04/23/2003 11:00PM

An overachiever who keeps surprising


People have finally stopped being surprised by In Excess. The Irish-bred stallion, once expected to be a major runner on English turf, became a star in America instead. Despite an obscure pedigree, he has turned out to be one of the nation's most versatile and successful stallions.

In Excess has arrived, and the proof is everywhere these days. His name is at the top of California's general sire list this year, as it was last year, and he also ranks No. 10 by progeny earnings on the North American general sire list. On Saturday, some of his best California-based runners will head to post for Hollywood Park's Gold Rush Day, and that could turn out to be the best advertisement of all.

In Excess's group of racehorses this season includes such standouts as WinStar Derby winner Excessivepleasure, unbeaten filly Just Too Too, and Survive Stakes winner Icantgoforthat, among many others. His lifetime sire record contains even more jewels: 1998 Kentucky Derby third-place finisher Indian Charlie, Grade 2 winner Romanceishope, and Grade 3 winner In Excessive Bull, among other good horses.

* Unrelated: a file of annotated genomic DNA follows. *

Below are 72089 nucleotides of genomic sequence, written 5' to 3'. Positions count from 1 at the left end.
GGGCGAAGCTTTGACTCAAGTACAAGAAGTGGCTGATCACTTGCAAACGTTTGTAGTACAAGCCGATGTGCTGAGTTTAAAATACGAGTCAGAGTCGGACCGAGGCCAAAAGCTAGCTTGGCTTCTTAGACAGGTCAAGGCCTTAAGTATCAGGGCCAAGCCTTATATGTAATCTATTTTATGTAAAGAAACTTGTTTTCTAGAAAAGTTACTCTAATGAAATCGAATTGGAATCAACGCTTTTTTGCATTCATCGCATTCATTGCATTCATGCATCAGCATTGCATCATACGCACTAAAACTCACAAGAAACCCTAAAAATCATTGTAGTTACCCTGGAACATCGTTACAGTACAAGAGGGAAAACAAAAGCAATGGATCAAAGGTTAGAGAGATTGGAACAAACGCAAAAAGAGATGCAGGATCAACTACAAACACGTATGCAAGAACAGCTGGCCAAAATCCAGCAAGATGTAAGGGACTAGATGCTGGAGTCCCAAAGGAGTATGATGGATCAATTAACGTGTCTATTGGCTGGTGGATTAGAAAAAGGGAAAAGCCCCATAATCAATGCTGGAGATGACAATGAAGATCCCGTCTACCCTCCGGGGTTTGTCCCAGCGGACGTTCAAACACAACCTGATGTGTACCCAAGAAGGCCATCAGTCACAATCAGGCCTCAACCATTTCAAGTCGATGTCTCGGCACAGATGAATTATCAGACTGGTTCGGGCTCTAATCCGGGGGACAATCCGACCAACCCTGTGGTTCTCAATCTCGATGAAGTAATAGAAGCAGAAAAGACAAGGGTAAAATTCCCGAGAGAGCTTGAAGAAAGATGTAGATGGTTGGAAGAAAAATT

In Excess stands at Vessels Stallion Farm in Bonsall, Calif., for a private fee in the neighborhood of $20,000, making him one of the state's more expensive stallions.

In Excess's journey to the top of the North American breeding business began back in England in 1990. He was a promising 3-year-old who had won two of his first three starts, over six and seven furlongs. When trainer Bruce Jackson and his client, real-estate developer Jack Munari, went on a scouting mission to Britain, they saw In Excess and liked him, but the dark bay colt, bred by Ahmed Foustok, wasn't for sale.